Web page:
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Eye test can help detect early Alzheimer’s

Tristan Manalac
09 Apr 2019
Many scientists believe that amyloids are key to the disease's effect on neurons

Parafoveal flow and vessel density (VD) are significantly reduced in individuals with early cognitive impairment and may serve as early biomarkers for Alzheimer’s disease (AD), according to a recent study.

“Taken together, our results show parafoveal hypoperfusion in subjects with early cognitive impairment as well as a correlation between cognitive performance and vascular density in the macula and disc. These relationships support the potential for retinal capillary imaging to serve as a biomarker for early cognitive impairment,” said researchers.

Of the 32 study participants, 13 had amnestic type mild cognitive impairment (aMCI), three had early AD (eAD) and 16 were cognitively healthy and were designated as controls. Cognitive performance, as measured by the Montreal Cognitive Assessment (MoCA), was worse in the aMCI/eAD group. All participants had best-corrected visual acuity ≥20/40 and intraocular pressure ≤21 mmHg. [PLoS One 2019;14:e0214695]

Parafoveal vessel density in the superficial capillary plexus (SCP) layer was significantly lower in the aMCI/eAD participants relative to the controls (40.67±5.23 percent vs 44.50±4.11 percent; p=0.028). A similar finding was reported for the adjusted flow index at the same layer (0.376±0.041 vs 0.407±0.037; p=0.047).

No such effect was observed for the parafoveal vessel length density (VLD) at the SCP (16.41±3.60 percent vs 16.73±2.64 percent; p=0.722).

Similarly, between-group differences were null in other layers of the disc. For instance, both VD (43.16±4.88 percent vs 45.00±3.58 percent; p=0.251) and VLD (16.72±20.0 percent vs 17.30±141 percent; p=0.486) at the superficial vascular plexus were statistically comparable between the aMCI/eAD and control groups.

The same was true for global (p=0.187), superior (p=0.624) and capillary (p=0.056) VD and VLD (p=0.156) at the radical peripapillary capillary (RPC).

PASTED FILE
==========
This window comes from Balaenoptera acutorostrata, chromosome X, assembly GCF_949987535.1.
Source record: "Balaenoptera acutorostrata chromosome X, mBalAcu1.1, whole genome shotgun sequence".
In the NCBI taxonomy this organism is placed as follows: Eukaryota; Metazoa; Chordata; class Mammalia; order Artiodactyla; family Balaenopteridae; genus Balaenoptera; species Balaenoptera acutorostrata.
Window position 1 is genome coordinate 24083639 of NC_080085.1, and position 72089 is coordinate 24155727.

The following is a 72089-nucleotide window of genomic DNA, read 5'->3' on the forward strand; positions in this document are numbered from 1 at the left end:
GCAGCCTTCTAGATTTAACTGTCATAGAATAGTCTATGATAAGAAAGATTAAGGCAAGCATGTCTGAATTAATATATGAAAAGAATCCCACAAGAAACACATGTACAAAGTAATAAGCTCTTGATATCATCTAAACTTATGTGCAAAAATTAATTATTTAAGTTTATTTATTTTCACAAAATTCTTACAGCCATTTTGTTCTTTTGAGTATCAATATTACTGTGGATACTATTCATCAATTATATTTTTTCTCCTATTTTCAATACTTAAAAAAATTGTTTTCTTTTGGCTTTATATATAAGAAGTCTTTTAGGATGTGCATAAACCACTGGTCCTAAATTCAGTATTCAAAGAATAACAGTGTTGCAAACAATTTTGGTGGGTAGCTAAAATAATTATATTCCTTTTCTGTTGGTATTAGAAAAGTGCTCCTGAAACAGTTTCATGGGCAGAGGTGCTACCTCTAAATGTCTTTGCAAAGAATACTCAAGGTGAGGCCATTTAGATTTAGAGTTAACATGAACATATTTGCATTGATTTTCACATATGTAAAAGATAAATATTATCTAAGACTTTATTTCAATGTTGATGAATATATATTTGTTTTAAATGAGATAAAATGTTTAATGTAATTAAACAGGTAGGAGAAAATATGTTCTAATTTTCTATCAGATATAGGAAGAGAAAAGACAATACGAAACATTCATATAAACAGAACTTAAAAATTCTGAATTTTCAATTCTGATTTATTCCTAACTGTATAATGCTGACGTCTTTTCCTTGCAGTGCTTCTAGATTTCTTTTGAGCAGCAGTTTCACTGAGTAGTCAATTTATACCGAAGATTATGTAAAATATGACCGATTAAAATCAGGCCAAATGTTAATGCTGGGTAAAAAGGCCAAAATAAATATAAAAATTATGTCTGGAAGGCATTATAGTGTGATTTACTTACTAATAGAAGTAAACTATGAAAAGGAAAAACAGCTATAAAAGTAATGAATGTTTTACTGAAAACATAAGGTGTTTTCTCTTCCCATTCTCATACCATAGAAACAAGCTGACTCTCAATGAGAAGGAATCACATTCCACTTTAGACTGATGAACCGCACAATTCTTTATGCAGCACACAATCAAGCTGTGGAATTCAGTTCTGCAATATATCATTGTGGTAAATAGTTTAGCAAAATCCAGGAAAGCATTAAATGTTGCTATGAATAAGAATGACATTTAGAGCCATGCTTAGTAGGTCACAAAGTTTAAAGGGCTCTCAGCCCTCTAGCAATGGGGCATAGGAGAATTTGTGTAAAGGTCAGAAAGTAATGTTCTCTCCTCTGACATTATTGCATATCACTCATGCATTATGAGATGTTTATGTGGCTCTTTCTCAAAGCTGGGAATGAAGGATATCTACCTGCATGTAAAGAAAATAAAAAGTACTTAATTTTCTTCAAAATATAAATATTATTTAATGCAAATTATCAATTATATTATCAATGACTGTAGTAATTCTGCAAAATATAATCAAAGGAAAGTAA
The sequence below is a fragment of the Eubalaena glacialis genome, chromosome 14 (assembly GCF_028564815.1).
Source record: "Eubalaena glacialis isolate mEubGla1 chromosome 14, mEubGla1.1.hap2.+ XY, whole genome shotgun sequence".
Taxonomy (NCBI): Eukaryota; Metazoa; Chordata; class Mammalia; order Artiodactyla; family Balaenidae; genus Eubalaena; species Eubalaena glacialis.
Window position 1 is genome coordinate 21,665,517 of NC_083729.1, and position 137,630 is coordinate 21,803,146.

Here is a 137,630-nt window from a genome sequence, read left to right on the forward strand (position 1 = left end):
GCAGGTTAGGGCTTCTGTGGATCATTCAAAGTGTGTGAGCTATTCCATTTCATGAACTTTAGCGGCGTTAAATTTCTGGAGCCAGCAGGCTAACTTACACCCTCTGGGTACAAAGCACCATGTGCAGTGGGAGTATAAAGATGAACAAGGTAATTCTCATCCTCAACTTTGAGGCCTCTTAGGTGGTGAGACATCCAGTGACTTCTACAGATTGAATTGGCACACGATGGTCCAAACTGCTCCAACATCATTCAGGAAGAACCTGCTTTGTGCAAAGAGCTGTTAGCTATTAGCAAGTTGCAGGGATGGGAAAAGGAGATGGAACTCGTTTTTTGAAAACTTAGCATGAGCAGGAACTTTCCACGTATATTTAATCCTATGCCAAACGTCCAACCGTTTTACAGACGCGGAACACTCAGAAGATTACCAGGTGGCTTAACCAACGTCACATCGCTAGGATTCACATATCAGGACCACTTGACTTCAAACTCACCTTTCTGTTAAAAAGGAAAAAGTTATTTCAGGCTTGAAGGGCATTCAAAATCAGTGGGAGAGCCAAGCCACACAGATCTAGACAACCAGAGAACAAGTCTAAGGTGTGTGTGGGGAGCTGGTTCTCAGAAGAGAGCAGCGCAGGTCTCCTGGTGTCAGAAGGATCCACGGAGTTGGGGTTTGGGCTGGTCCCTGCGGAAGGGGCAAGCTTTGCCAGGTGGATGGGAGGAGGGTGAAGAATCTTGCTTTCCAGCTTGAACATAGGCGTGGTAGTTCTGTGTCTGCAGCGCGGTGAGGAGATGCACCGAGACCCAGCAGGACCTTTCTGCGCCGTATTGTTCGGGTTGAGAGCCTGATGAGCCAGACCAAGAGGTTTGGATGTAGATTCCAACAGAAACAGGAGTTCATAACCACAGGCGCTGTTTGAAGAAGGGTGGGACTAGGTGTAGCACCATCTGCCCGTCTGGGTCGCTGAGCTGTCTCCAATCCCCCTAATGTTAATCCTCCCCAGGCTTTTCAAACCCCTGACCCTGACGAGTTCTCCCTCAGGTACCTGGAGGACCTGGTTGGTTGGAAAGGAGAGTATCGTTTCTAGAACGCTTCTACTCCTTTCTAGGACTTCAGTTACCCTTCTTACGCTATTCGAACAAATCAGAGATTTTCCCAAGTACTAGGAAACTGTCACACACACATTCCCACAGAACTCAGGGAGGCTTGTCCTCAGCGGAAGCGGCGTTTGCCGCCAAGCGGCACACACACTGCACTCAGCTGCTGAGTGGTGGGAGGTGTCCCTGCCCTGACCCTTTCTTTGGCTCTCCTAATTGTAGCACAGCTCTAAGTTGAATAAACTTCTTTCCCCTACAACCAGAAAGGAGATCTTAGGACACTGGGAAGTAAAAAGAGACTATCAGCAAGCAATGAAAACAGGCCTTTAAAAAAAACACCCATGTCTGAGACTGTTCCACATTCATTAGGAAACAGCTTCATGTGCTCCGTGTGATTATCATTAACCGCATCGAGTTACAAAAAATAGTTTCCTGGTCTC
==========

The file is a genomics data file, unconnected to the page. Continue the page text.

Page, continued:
However, Pearson and Spearman correlation analysis revealed a significant link between MoCA scores and VD at the parafoveal SCP (R, 0.361; p=0.043) and VLD at the RPC (R, 0.463; p=0.010). This suggests that capillary density in the macula and optic nerve may be correlated with cognitive performance, researchers explained.

“Our data indicate that vessel dropout in the inner retina may occur as early as in the eAD and aMCI stage,” they added. “We postulate that the lack of significant findings in the disc compared to findings in the macula could be related to our small sample size or anatomical differences between the two areas.”

In the present study, optical coherence tomography angiography was used for the acquisition and analysis of images of the macula and the whole retina. Photos were automatically segmented to delineate the layers, such as the RPC and SCP.

“Future studies with larger samples and longitudinal design will be important to elucidate whether these angiographic biomarkers have sufficient sensitivity and specificity to screen for cognitive impairment, monitor disease progression, or predict future cognitive decline,” said researchers, noting that such an approach would have great clinical impact due to the invasiveness of current methods of prediction.

“There is also currently a largely unmet need for validated, noninvasive tools that identify subjects with early impairment and classify them according to their risk of progression. These tools would significantly facilitate clinical trials and research studies, allowing early therapeutic interventions to be targeted to the subjects who are most at-risk,” they added.

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Most Read Articles
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